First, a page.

William and Mary
Mallory Meaney
Mallory Meaney

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Hometown: Worthington, OH
Class of 2012

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October 31, 2011 by

While I have fond memories of my freshman orientation experience, I wasn’t particularly sure what to expect from the William and Mary In Washington program orientation.  I was excited to be in DC and wanted to explore, so I was hoping that orientation wouldn’t cramp my style with tons of information sessions.  Not only was orientation jam packed with fun activities that really got us around the city, but it was also an unforgettable experience. It started off with a literally earthshaking informational session and continued to get more and more thrilling.

Outside the Philips Collection

The first event of orientation was a safety and logistics information session at the William and Mary in Washington office in Dupont Circle.  Just as we began to talk about what to do in the event of a natural disaster, the building started to vibrate.  We weren’t sure what was going on so we assumed the building was undergoing some kind of construction work. When the blinds fell down, we realized what was happening. While I hope I never go through another earthquake, it was an unforgettable start to orientation.

Orientation was filled with exciting experiences and DC hotspots.  The first night we went to “DC hotspot” Matchbox and ate delicious thin crust pizza.  After dinner we met up with our wonderful Washington Monuments tour guide.  While her three hour tour of the monuments was just as hard on your feet as you might imagine, the time flew by because it was so interesting.  We went to the Jefferson Memorial, George Mason Memorial, FDR Memorial, Korean Memorial, Lincoln Memorial, Vietnam Memorial, and WWII Memorial.  The tour was especially unique because it was the opening night of the Martin Luther King Memorial.  Even though we couldn’t actually get in to the opening reception, the MLK Monument was visible from the FDR memorial. The tour was completely exhausting but I would recommend it to anyone.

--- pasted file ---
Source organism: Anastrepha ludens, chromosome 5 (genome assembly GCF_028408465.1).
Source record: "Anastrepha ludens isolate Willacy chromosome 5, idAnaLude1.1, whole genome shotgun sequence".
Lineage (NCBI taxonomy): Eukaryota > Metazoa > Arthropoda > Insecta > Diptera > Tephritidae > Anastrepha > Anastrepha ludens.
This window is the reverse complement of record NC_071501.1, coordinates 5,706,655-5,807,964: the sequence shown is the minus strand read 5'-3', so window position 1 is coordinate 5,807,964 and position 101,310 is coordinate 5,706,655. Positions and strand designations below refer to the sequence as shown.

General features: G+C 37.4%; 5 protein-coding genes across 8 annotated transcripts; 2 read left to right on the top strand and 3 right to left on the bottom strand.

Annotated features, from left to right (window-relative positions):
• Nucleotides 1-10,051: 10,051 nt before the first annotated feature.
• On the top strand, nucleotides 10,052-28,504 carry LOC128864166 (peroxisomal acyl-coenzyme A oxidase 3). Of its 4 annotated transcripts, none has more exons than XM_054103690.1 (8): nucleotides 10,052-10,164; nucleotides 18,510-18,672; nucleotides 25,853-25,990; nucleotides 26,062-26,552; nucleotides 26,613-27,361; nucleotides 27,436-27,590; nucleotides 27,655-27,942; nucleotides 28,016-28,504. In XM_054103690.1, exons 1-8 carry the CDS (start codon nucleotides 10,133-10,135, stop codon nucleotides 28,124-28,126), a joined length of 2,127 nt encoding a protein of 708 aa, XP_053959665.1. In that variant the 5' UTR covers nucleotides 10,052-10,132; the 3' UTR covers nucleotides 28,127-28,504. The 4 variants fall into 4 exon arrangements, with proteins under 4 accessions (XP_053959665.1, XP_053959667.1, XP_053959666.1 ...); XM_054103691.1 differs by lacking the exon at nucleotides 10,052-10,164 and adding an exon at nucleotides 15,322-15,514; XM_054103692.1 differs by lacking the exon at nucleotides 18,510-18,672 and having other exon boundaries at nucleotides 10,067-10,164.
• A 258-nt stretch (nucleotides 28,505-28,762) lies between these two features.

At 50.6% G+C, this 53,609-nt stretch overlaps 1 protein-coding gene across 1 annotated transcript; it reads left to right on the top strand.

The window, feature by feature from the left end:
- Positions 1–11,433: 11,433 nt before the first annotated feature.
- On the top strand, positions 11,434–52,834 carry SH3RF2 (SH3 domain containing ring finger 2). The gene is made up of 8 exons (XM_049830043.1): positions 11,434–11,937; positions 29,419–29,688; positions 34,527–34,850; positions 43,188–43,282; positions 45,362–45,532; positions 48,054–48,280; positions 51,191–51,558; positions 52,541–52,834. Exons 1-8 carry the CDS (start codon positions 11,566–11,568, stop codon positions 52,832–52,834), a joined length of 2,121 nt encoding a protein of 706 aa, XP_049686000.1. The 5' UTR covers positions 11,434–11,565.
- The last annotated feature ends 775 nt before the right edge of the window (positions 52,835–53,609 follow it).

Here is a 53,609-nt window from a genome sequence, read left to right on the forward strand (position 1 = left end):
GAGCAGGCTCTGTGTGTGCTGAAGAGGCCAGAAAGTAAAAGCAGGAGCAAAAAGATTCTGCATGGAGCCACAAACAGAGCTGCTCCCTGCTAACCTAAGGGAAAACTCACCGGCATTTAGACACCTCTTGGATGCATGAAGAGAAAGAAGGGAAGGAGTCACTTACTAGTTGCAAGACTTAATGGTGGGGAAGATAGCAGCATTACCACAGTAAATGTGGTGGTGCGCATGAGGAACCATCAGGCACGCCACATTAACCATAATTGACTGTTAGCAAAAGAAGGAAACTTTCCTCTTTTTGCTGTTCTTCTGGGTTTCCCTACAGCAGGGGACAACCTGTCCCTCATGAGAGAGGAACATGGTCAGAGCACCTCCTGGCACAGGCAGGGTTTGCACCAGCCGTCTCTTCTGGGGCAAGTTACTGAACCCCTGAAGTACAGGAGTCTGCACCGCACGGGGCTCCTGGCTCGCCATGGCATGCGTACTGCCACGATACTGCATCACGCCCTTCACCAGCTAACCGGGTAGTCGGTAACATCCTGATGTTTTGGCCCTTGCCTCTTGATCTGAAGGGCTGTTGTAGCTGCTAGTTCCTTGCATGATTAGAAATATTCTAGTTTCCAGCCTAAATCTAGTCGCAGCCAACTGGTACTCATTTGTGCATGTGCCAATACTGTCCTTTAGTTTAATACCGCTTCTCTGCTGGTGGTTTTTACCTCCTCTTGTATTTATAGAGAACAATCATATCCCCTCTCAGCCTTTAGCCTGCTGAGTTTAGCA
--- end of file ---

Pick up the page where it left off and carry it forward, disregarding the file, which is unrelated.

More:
The next day we had a Library of Congress tour and got our Library of Congress library cards, met with the William and Mary counseling center, and went on a private tour of the Phillips Collection.  After touring the Philips Collection we headed to the Kennedy Center to see Shear Madness.  It is a murder mystery play set in a hair salon.  Anyone who knows me knows that I love murder mystery plays, so this was definitely the highlight of orientation!

With Teddy at the Nats game!

The final day of orientation we got up early to take a kick boxing class at a local fitness center.  I’ve taken “kickboxing” classes before where I punched the air with twenty extremely fit moms, but kickboxing in Crystal City was a totally different experience.  The main difference was that there were actual punching bags hanging from the ceiling.  We all got to pick out wraps and boxing gloves which was both exciting and terrifying, because I knew this was going to be much more intense than I had imagined.  The class pushed the limits of my athleticism, but it was a great bonding experience.  The day of physical activity continued with a twitter scavenger hunt around DC.  Perhaps you saw #WMDCfall2011 trending on twitter?  The day ended with some great American fun at a National’s game.